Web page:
By Agence France-Presse
The Greek mother of the first baby born using DNA from three people on Friday praised the revolutionary technique that helped her conceive — and thanked the mystery woman who donated her egg.
Under the terms of the treatment, she was not allowed to meet the donor, said 32-year-old Matina Karavokyri. But she had a message for the woman whose egg donation allowed her to finally have a child by in vitro fertilisation (IVF).
“I would like to thank her very much,” she told the Athens-Macedonian News Agency (ANA).
“She is one of the many people that helped to make me happy. I will never be able to forget her, even though I do not know her. I wish her all the best.”
A team of Greek and Spanish doctors helped her give birth to a baby boy Tuesday using a new IVF technique they call the Maternal Spindle Transfer method, at the Institute of Life, in Athens.
The team used an egg from the infertile mother, the father’s sperm and another woman’s egg to conceive the baby boy, transferring genetic material with chromosomes from the mother to the egg of a donor whose own genetic material had been removed.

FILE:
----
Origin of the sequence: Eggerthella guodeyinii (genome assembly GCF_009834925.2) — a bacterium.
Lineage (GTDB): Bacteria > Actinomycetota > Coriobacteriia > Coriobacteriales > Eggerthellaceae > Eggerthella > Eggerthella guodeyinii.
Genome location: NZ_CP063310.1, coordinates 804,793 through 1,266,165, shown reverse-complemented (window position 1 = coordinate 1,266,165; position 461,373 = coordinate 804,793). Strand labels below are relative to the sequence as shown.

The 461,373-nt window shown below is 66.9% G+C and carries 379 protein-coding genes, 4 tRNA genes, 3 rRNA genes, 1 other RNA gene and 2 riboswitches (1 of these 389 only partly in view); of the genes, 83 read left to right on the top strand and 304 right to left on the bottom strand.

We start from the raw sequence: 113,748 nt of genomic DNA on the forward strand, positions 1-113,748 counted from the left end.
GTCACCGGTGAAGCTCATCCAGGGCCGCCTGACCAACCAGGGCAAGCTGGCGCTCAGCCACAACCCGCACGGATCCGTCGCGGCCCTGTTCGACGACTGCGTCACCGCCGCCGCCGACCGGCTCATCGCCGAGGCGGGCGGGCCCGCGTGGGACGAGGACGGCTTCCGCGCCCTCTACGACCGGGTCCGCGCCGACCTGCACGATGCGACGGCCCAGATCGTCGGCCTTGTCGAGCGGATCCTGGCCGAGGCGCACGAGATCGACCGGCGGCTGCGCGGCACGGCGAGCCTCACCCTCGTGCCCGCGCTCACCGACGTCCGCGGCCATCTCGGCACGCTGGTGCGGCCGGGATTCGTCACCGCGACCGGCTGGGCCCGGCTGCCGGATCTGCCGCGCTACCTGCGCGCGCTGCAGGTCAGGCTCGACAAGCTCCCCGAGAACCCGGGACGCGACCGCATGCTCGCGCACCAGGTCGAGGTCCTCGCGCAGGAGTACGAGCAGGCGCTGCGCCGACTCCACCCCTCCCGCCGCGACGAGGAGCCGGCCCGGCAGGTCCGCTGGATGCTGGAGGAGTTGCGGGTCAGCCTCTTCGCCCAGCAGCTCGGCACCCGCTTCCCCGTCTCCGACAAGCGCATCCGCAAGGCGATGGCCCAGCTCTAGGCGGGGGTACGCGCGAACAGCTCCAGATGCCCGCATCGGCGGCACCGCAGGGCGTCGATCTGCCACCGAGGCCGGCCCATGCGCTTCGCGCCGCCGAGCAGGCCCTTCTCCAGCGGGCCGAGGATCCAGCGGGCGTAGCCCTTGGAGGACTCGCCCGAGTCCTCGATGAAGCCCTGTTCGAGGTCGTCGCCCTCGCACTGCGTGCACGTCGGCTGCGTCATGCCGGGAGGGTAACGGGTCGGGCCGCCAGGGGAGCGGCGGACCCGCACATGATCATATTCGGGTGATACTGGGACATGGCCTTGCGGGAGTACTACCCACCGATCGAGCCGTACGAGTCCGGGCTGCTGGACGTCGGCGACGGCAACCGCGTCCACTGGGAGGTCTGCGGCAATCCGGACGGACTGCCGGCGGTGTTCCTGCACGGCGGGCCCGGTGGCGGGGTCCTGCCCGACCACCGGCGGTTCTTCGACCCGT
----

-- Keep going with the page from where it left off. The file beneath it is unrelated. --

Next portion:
A similar DNA-switching technique was used in Mexico in 2016 to avoid transmission of a mother’s hereditary illness to her child.
This new technique was developed to help mothers who had failed multiple times to conceive through IVF treatment because of genetic disorders or other problems.
Karavokyri said she had made four unsuccessful attempts at IVF fertilisation when they were offered the new technique.
“Then I was given the choice to try this new method and I did not think twice,” she said.
And the new technique meant she could keep her genetic material.
“It does not contain anything from a third person. It’s ours a hundred percent,” Karavokyri added.
“We finally managed to become parents and acquire a healthy and biological child, thanks to a great scientific advancement that will enable many women to have the child they tried for with IVF treatments for so long and who think they cannot succeed,” she said.
Greek embryologist Panagiotis Psathas led the team who pioneered the approach, working with Spain’s Dr Nuno Costa-Borges.
Some specialists in the field however, have raised ethical reservations.
“I’m concerned that there’s no proven need for the patient to have her genetic material removed from her eggs and transferred into the eggs of a donor,” said Tim Child, Oxford University professor and medical director of the Fertility Partnership.
“The risks of the technique aren’t entirely known, though may be considered acceptable if being used to treat mitochondrial disease, but not in this situation,” he said in a statement.